Ally McCoist has had a few bad days at the office since he took charge of Rangers, and just days after his side were crowned Third Division champions, storm clouds again circled the Ibrox manager at another uncomfortable press conference.
First, McCoist revealed that he would ask Rangers chief executive Charles Green to give supporters “the answers they deserve” over Craig Whyte’s apparent claims that he was involved in the new company that initially took control at Ibrox last year. Then, to cap a torrid week, the manager publicly appealed to his players to behave responsibly in the wake of Francisco Sandaza’s sacking over a hoax phonecall.
The claims concerning Green caught McCoist by surprise.
Green confirmed to a newspaper yesterday that Whyte was threatening legal action against him and former Rangers director Imran Ahmad, demanding a quarter of Green’s shares or £1 million a year for life. The legal action reportedly centres on Whyte’s claim that he was behind the Sevco 5088 company which bought the assets and business of administration-hit oldco Rangers, of which he was majority shareholder, in June last year.
The assets, which were bought for £5.5 million following the failure of a Company Voluntary Arrangement proposal to creditors, were soon transferred to Green’s Sevco Scotland company, which later became The Rangers Football Club. Whyte reportedly argues that this transfer was illegal.
When his consortium was named preferred bidder by administrators Duff and Phelps in May 2012, Green confirmed he had met Whyte and secured an agreement to acquire his shares for a nominal fee. But McCoist admitted he had been unaware of any of the new claims. Speaking at his pre-match conference ahead of Rangers’ clash with Queen’s Park tomorrow, McCoist said: “On that, I’ll be completely honest with you, I only read it this morning, I didn’t know anything about it last night.
“It’s complete news to me so I’ll definitely be meeting Charles and having a chat with him. The real people I feel sorry for are the supporters. The supporters have kept this club going in the last 18 months and I definitely feel for them. Just when they seem to be getting a bit of clarity, something else comes out of leftfield. I would be very hopeful that our supporters can get the answers they deserve.”
When asked whether he trusted what Green told him about the club, McCoist said: “Of course I do. I don’t think he lies to me. Not at all. I’ll just have a chat with him. I’ve had reassurances and we do chat on a regular basis. I don’t have any doubt that he will sit down and tell me the truth of what’s been happening and, as importantly, where we see the club going.”
Green was quoted in the newspaper report as saying “we needed to keep him [Whyte] sweet to prise the club away from him” but last night released a statement in which he insisted there was never any possibility of Whyte being involved in his consortium.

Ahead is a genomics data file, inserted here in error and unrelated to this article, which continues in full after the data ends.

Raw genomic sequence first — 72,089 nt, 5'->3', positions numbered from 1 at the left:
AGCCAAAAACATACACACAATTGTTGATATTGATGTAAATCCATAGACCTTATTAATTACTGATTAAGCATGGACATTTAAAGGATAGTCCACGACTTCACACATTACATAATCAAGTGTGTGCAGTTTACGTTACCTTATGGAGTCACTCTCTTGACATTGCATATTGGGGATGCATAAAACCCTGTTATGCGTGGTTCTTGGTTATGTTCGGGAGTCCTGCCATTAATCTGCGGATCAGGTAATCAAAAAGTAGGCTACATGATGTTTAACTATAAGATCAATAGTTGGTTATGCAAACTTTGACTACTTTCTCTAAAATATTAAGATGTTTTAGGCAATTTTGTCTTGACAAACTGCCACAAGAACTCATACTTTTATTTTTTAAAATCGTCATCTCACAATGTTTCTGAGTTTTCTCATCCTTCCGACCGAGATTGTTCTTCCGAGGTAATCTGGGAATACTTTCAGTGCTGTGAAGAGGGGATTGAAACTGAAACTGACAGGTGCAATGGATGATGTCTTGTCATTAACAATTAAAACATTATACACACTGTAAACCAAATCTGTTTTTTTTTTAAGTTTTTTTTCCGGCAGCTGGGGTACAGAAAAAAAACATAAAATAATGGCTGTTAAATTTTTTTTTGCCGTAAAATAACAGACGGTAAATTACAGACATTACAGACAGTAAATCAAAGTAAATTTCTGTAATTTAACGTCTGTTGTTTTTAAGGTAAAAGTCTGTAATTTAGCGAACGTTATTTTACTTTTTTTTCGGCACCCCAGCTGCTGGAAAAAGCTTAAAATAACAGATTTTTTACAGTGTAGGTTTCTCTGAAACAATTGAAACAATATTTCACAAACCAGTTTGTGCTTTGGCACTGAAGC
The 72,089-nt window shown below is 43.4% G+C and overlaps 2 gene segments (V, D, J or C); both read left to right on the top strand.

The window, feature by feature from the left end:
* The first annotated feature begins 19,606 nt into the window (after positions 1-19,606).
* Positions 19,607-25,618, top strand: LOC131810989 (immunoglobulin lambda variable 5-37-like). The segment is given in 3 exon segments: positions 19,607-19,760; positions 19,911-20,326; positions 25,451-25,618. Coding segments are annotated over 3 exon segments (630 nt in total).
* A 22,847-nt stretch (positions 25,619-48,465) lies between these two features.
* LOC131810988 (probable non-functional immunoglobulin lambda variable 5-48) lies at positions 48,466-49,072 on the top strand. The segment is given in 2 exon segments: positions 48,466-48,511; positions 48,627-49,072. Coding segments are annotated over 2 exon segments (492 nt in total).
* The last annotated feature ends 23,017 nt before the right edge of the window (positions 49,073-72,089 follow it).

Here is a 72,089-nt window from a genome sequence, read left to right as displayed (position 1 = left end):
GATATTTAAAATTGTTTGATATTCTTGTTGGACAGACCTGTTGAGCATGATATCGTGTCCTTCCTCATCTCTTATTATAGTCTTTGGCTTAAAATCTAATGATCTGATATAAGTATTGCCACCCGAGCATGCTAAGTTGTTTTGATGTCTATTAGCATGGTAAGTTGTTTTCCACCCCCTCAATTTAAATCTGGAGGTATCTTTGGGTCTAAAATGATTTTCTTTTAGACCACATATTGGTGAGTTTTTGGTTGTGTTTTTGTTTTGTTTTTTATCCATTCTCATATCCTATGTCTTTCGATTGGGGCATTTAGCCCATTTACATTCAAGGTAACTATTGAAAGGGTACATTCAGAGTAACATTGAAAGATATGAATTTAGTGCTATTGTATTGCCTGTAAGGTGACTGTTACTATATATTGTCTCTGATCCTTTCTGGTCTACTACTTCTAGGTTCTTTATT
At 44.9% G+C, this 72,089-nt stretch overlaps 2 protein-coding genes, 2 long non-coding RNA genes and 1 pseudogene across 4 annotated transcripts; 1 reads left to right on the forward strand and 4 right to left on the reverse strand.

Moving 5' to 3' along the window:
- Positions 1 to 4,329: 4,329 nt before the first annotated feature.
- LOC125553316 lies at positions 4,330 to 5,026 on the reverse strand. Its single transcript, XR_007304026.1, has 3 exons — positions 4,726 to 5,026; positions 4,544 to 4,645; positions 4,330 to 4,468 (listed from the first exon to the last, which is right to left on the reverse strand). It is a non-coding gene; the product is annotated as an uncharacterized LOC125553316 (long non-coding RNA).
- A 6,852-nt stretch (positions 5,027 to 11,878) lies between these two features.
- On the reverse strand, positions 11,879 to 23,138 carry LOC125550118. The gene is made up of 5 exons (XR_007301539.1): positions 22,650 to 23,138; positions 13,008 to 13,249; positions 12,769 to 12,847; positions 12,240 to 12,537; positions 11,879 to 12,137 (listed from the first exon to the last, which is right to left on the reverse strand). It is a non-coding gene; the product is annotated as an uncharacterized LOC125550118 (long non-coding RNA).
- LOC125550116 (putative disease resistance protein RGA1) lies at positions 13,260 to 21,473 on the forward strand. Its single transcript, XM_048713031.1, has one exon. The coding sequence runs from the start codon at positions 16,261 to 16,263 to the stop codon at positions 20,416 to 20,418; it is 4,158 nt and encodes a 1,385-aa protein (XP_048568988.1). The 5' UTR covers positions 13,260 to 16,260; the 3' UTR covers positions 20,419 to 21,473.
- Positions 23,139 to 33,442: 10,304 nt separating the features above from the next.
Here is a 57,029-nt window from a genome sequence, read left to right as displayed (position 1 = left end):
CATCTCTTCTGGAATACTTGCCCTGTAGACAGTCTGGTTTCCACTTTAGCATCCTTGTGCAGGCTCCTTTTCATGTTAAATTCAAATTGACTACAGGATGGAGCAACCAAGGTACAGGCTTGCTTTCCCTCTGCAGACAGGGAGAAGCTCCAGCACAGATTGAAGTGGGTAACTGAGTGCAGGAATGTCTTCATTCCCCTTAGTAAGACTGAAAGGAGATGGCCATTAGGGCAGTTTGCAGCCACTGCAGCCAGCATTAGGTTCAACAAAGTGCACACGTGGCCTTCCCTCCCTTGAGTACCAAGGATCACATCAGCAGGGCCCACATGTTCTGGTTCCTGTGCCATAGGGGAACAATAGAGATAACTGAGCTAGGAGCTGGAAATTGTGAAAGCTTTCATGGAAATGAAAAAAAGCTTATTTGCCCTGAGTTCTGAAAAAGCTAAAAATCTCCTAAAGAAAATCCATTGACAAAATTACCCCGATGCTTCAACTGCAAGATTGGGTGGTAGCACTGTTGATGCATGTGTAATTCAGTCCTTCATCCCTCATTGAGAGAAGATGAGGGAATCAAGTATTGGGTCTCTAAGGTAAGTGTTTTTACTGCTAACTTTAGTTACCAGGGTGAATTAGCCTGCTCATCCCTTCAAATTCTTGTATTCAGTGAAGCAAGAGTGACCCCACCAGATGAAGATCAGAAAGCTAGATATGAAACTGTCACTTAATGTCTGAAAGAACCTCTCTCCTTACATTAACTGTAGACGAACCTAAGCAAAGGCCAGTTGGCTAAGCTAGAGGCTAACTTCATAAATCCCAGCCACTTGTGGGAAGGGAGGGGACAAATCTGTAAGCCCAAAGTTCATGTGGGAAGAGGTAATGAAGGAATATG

“We all need to be absolutely clear on what is happening,” said Green’s statement. “These are distorted and malicious allegations coming from a man who is completely discredited and now under police investigation. I am happy, as is Imran Ahmad, to become the subject of any investigations and we are more than willing to answer any and all questions about our conduct while communicating with Mr Whyte in attempts to take ownership of his shares in the club.
“Of course there were discussions and agreements with regard to his shares and debenture release... however there was never any possibility of him being involved with us in the ownership of this club.”
McCoist began the week by reflecting on Rangers’ title win, secured last weekend, but the Sandaza episode and the departure of chief scout Neil Murray, not to mention the Green-Whyte row, have overshadowed that.
Sandaza was initially suspended while the club investigated comments the Spanish striker made in a conversation with someone masquerading as an agent, which was subsequently broadcast online. Sandaza, who revealed details of his salary during the call, had his contract terminated this week after Rangers claimed he was in breach of the contract. McCoist is keen to avoid a repeat of the incident and, particularly in an era of social media, wants the rest of his players to act with care.
He said: “My views on modern technology, in terms of Facebook and Twitter, is that I do believe it has a lot of positives. But, sadly, it has a lot of negatives too. Everybody has to be careful and has a responsibility to do and say the right thing. We’ve got a real responsibility to behave in the correct manner.”
Rangers also parted company with chief scout Murray earlier this week. McCoist confirmed last week that his former Ibrox team-mate had been suspended, before Rangers, who refused to expand on the reasons for Murray’s departure, insisted it was not because of any “scandal”.
Yesterday, McCoist said: “Neil is actually still there for us and has been kept on in a consultancy capacity. I have nothing other than the utmost respect for Neil Murray and the work that he did, and the help that he gave me personally, at the football club. I think Neil is content with the way things have worked out.”